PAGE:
The system bus 1218 can be any of several types of bus structure(s) including the memory bus or memory controller, a peripheral bus or external bus, and/or a local bus using any variety of available bus architectures including, but not limited to, 8-bit bus, Industrial Standard Architecture (ISA), Micro-Channel Architecture (MSA), Extended ISA (EISA), Intelligent Drive Electronics (IDE), VESA Local Bus (VLB), Peripheral Component Interconnect (PCI), Universal Serial Bus (USB), Advanced Graphics Port (AGP), Personal Computer Memory Card International Association bus (PCMCIA), and Small Computer Systems Interface (SCSI). The system memory 1216 includes volatile memory 1220 and nonvolatile memory 1222. The basic input/output system (BIOS), containing the basic routines to transfer information between elements within the computer 1212, such as during start-up, is stored in nonvolatile memory 1222. By way of illustration, and not limitation, nonvolatile memory 1222 can include read only memory (ROM), programmable ROM (PROM), electrically programmable ROM (EPROM), electrically erasable ROM (EEPROM), or flash memory. Volatile memory 1220 includes random access memory (RAM), which acts as external cache memory. By way of illustration and not limitation, RAM is available in many forms such as synchronous RAM (SRAM), dynamic RAM (DRAM), synchronous DRAM (SDRAM), double data rate SDRAM (DDR SDRAM), enhanced SDRAM (ESDRAM), Synchlink DRAM (SLDRAM), and direct Rambus RAM (DRRAM).
Computer 1212 also includes removable/nonremovable, volatile/nonvolatile computer storage media.
It is to be appreciated that
A user enters commands or information into the computer 1212 through input device(s) 1236. Input devices 1236 include, but are not limited to, a pointing device such as a mouse, trackball, stylus, touch pad, keyboard, microphone, joystick, game pad, satellite dish, scanner, TV tuner card, digital camera, digital video camera, web camera, remote control, and the like. These devices can be employed by users to select an action to be undertaken by an operating system with respect to a hard disk drive. These and other input devices connect to the processing unit 1214 through the system bus 1218 via interface port(s) 1238. Interface port(s) 1238 include, for example, a serial port, a parallel port, a game port, and a universal serial bus (USB). Output device(s) 1240 use some of the same type of ports as input device(s) 1236. Thus, for example, a USB port may be used to provide input to computer 1212, and to output information from computer 1212 to an output device 1240. Output adapter 1242 is provided to illustrate that there are some output devices 1240 like monitors, speakers, and printers among other output devices 1240 that require special adapters. The output adapters 1242 include, by way of illustration and not limitation, video and sound cards that provide a means of connection between the output device 1240 and the system bus 1218. It should be noted that other devices and/or systems of devices provide both input and output capabilities such as remote computer(s) 1244.
Computer 1212 can operate in a networked environment using logical connections to one or more remote computers, such as remote computer(s) 1244. The remote computer(s) 1244 can be a personal computer, a server, a router, a network PC, a workstation, a microprocessor based appliance, a peer device or other common network node and the like, and typically includes many or all of the elements described relative to computer 1212. For purposes of brevity, only a memory storage device 1246 is illustrated with remote computer(s) 1244. Remote computer(s) 1244 is logically connected to computer 1212 through a network interface 1248 and then physically connected via communication connection 1250. Network interface 1248 encompasses communication networks such as local-area networks (LAN) and wide-area networks (WAN). LAN technologies include Fiber Distributed Data Interface (FDDI), Copper Distributed Data Interface (CDDI), Ethernet/IEEE 802.3, Token Ring/IEEE 802.5 and the like. WAN technologies include, but are not limited to, point-to-point links, circuit switching networks like Integrated Services Digital Networks (ISDN) and variations thereon, packet switching networks, and Digital Subscriber Lines (DSL).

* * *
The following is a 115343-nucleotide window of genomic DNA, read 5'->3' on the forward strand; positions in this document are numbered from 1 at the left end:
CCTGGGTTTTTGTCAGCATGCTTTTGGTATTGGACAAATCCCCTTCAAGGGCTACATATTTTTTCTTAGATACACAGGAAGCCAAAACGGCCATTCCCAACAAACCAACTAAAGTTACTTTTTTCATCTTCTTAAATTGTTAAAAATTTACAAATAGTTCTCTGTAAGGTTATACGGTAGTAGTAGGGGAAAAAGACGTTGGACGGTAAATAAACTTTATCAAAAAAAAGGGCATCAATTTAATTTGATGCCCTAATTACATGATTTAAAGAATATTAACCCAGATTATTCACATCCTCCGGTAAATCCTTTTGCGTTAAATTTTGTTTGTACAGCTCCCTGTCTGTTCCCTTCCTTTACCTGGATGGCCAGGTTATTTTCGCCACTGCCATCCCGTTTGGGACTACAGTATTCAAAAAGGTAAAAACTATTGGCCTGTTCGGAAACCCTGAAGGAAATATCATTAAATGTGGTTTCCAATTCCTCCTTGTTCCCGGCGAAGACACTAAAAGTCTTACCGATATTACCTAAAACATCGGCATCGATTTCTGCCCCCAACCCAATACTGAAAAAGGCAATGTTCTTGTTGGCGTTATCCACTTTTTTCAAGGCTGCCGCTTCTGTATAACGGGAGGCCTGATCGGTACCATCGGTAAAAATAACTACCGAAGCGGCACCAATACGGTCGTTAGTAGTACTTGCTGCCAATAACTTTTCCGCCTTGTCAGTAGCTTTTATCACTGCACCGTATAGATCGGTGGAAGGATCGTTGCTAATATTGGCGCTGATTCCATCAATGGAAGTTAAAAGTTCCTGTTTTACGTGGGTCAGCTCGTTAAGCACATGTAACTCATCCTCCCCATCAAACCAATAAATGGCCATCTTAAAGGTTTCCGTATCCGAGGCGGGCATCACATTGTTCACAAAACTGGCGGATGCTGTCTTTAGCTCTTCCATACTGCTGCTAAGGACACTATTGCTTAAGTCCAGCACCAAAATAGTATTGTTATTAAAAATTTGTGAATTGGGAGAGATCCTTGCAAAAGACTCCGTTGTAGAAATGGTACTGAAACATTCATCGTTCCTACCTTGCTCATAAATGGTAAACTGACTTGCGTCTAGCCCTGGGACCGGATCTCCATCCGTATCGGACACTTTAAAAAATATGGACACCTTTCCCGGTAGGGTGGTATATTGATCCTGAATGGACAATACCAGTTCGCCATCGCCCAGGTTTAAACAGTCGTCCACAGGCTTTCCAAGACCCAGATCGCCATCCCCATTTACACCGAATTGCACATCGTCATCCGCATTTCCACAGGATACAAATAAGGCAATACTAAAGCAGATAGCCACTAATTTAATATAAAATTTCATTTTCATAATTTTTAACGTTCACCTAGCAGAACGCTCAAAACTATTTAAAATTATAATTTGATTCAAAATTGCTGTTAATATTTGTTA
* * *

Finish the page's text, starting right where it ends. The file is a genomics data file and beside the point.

Communication connection(s) 1250 refers to the hardware/software employed to connect the network interface 1248 to the bus 1218. While communication connection 1250 is shown for illustrative clarity inside computer 1212, it can also be external to computer 1212. The hardware/software necessary for connection to the network interface 1248 includes, for exemplary purposes only, internal and external technologies such as, modems including regular telephone grade modems, cable modems and DSL modems, ISDN adapters, and Ethernet cards.
What has been described above includes examples of the claimed subject matter. It is, of course, not possible to describe every conceivable combination of components or methodologies for purposes of describing such subject matter, but one of ordinary skill in the art may recognize that many further combinations and permutations are possible. Accordingly, the claimed subject matter is intended to embrace all such alterations, modifications, and variations that fall within the spirit and scope of the appended claims. Furthermore, to the extent that the term “includes” is used in either the detailed description or the claims, such term is intended to be inclusive in a manner similar to the term “comprising” as “comprising” is interpreted when employed as a transitional word in a claim.
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|U.S. Classification||710/8, 714/100|
|International Classification||G06F3/00, G06F11/00|
|Cooperative Classification||G06F11/0793, G06F11/3485, G06F11/0775, G11B19/048, G11B27/36, G06F11/1435, G06F11/0727|
|European Classification||G06F11/07P4C, G06F11/07P1F, G06F11/34T8, G11B19/04H, G11B27/36|
|Dec 22, 2005||AS||Assignment|
Owner name: MICROSOFT CORPORATION, WASHINGTON
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Owner name: MICROSOFT TECHNOLOGY LICENSING, LLC, WASHINGTON